'I can't believe it' - Serie A success with Sampdoria was a dream for Mancini

In the third part of Goal.com's serialisation of Roberto Mancini - A Footballing Life, Luca Caioli looks at the Manchester City manager's part in Samp's historic title win
Toninho Cerezo blows kisses to the stands as he hobbles off the football pitch. There are 20 minutes of the match remaining, and Samp’s ‘old man’, with Vujadin Boskov’s blessing, departs the arena with his hands up in the air.

Damiano, the tambourine-playing figure well known to Samp fans, walks round the perimeter of the
field, his snow-white hair covered by a Blucerchiati cap, wearing an official jersey and various charms, spreading salt to guard against bad luck.

Samp are already winning, but you never know. After Mannini’s second goal, an Italian flag with the number 1 embroidered on it appears in the southern stand of the Marassi Stadium.

The chanting of ‘Champions, champions, champions’ begins only after the third goal, scored by Gianluca Vialli. No one has contravened the good luck spells – that’s good.

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After the final whistle has sounded, Roberto Mancini carries ‘the thing’ onto the pitch: a huge polystyrene shield, which goes around the stadium like a giant cake, passed from hand to hand.

It is a dream come true for a city, Genoa, for a club, Sampdoria, for a president, Paolo Mantovani, and for the Goal Twins, Roberto and Gianluca. It happens at 5.45pm on a Sunday in  May 1991, the penultimate match day in the Serie A season.

Earlier, ‘the thing’ landed on the Marassi Stadium after only three minutes of play, when Cerezo managed to head the opening goal from Vialli’s cut-back. The ensuing goals, from Mannini and Vialli, were simply a prologue to the celebrations that would go on for weeks.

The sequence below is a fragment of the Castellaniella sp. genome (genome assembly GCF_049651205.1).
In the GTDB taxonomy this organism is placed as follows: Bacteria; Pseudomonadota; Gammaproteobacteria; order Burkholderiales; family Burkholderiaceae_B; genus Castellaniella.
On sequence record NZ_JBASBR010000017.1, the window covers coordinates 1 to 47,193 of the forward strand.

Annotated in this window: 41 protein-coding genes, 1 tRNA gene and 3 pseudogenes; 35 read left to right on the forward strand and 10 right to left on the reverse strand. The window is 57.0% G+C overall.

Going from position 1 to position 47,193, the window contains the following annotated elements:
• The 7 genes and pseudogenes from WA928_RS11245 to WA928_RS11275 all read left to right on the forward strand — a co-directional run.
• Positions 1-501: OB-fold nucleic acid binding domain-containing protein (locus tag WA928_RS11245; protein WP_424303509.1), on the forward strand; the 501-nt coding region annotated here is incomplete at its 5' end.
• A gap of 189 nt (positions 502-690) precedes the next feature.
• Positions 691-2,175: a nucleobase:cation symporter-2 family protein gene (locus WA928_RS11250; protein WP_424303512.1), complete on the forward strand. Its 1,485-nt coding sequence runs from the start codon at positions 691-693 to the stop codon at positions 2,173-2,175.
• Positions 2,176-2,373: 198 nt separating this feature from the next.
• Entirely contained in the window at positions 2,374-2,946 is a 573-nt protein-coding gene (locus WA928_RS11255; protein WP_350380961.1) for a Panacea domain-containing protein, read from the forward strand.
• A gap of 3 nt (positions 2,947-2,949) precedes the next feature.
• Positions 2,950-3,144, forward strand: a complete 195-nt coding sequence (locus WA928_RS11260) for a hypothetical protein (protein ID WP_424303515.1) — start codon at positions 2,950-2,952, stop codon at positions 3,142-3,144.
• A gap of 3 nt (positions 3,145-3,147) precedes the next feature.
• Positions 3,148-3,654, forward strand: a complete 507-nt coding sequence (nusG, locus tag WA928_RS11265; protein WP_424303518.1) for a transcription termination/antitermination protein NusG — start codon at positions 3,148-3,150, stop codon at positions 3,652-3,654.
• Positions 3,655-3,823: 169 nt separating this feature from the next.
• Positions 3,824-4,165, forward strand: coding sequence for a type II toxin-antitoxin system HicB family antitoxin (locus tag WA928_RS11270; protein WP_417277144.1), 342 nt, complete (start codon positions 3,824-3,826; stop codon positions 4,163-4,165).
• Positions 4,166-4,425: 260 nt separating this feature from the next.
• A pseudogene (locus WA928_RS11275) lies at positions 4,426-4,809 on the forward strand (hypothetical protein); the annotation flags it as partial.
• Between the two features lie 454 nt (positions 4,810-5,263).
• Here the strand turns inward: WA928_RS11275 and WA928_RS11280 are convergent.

The last championship in the region was won by Genoa in 1924. Now, 67 years on, the cradle of Italian football has again produced the champions of Italy.

It is the cradle because Genoa Cricket and Football Club was founded here back in 1893: a sports society for emigrated Englishmen, which opened its footballing arm to Italian players as well in 1897, thanks to James Richardson Spensley. This year, it is the turn of the Liguria region’s younger club to celebrate.

There is no questioning the title won by Samp: they really deserved it, beating the big guns of AC Milan, Juventus, Inter Milan and Napoli along the way. Only Genoa and Torino managed to steal three points (out of four) from them.

Nor can there be any doubt when the final league table is consulted: 51 points (20 matches won, 11 drawn and three lost; 57 goals scored, 24 conceded). AC Milan and Inter are five points behind, while Juventus and Napoli are 14 points behind.

What’s more, Gianluca Vialli is the division’s top goalscorer with 19 goals, ahead of Lothar Matthäus, the German playing for Inter. Roberto Mancini, with 12 goals, ranks tenth in the list of goalscorers.

"How much is this scudetto worth?" Mancini is asked amid the celebrations on the pitch. "It is worth an awful lot to all these people," he answers. "It is their first time - I just can’t believe it."

Extracted from Roberto Mancini - A Footballing Life: The Full Story by Luca Caioli (Corinthian Books, £16.99 HBK, £7.99 ebook). Available to buy at Amazon.co.uk.

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